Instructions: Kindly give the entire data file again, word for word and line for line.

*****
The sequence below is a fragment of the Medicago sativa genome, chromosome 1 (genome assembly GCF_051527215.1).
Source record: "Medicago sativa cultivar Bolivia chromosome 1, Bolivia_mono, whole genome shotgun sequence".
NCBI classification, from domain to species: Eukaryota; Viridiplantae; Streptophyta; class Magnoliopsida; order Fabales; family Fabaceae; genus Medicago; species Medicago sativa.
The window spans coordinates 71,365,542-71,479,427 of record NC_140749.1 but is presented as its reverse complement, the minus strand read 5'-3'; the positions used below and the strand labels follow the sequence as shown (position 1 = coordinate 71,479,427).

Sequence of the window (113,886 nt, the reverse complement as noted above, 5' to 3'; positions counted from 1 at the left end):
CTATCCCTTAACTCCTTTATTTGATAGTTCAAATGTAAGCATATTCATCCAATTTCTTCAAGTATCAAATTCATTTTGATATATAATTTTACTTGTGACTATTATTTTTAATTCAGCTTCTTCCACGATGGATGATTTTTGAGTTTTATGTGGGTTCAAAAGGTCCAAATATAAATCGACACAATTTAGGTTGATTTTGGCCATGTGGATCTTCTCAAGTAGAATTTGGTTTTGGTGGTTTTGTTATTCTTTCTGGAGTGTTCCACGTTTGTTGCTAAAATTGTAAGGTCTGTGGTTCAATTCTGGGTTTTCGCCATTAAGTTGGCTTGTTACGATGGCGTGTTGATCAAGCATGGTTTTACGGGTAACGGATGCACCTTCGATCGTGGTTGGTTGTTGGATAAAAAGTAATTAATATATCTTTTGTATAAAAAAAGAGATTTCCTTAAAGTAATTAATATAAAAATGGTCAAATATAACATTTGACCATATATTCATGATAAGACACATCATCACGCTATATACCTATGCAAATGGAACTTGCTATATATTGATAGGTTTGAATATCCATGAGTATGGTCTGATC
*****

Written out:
The sequence below is a fragment of the Medicago sativa genome, chromosome 1 (genome assembly GCF_051527215.1).
Source record: "Medicago sativa cultivar Bolivia chromosome 1, Bolivia_mono, whole genome shotgun sequence".
NCBI classification, from domain to species: Eukaryota; Viridiplantae; Streptophyta; class Magnoliopsida; order Fabales; family Fabaceae; genus Medicago; species Medicago sativa.
The window spans coordinates 71,365,542-71,479,427 of record NC_140749.1 but is presented as its reverse complement, the minus strand read 5'-3'; the positions used below and the strand labels follow the sequence as shown (position 1 = coordinate 71,479,427).

Sequence of the window (113,886 nt, the reverse complement as noted above, 5' to 3'; positions counted from 1 at the left end):
CTATCCCTTAACTCCTTTATTTGATAGTTCAAATGTAAGCATATTCATCCAATTTCTTCAAGTATCAAATTCATTTTGATATATAATTTTACTTGTGACTATTATTTTTAATTCAGCTTCTTCCACGATGGATGATTTTTGAGTTTTATGTGGGTTCAAAAGGTCCAAATATAAATCGACACAATTTAGGTTGATTTTGGCCATGTGGATCTTCTCAAGTAGAATTTGGTTTTGGTGGTTTTGTTATTCTTTCTGGAGTGTTCCACGTTTGTTGCTAAAATTGTAAGGTCTGTGGTTCAATTCTGGGTTTTCGCCATTAAGTTGGCTTGTTACGATGGCGTGTTGATCAAGCATGGTTTTACGGGTAACGGATGCACCTTCGATCGTGGTTGGTTGTTGGATAAAAAGTAATTAATATATCTTTTGTATAAAAAAAGAGATTTCCTTAAAGTAATTAATATAAAAATGGTCAAATATAACATTTGACCATATATTCATGATAAGACACATCATCACGCTATATACCTATGCAAATGGAACTTGCTATATATTGATAGGTTTGAATATCCATGAGTATGGTCTGATC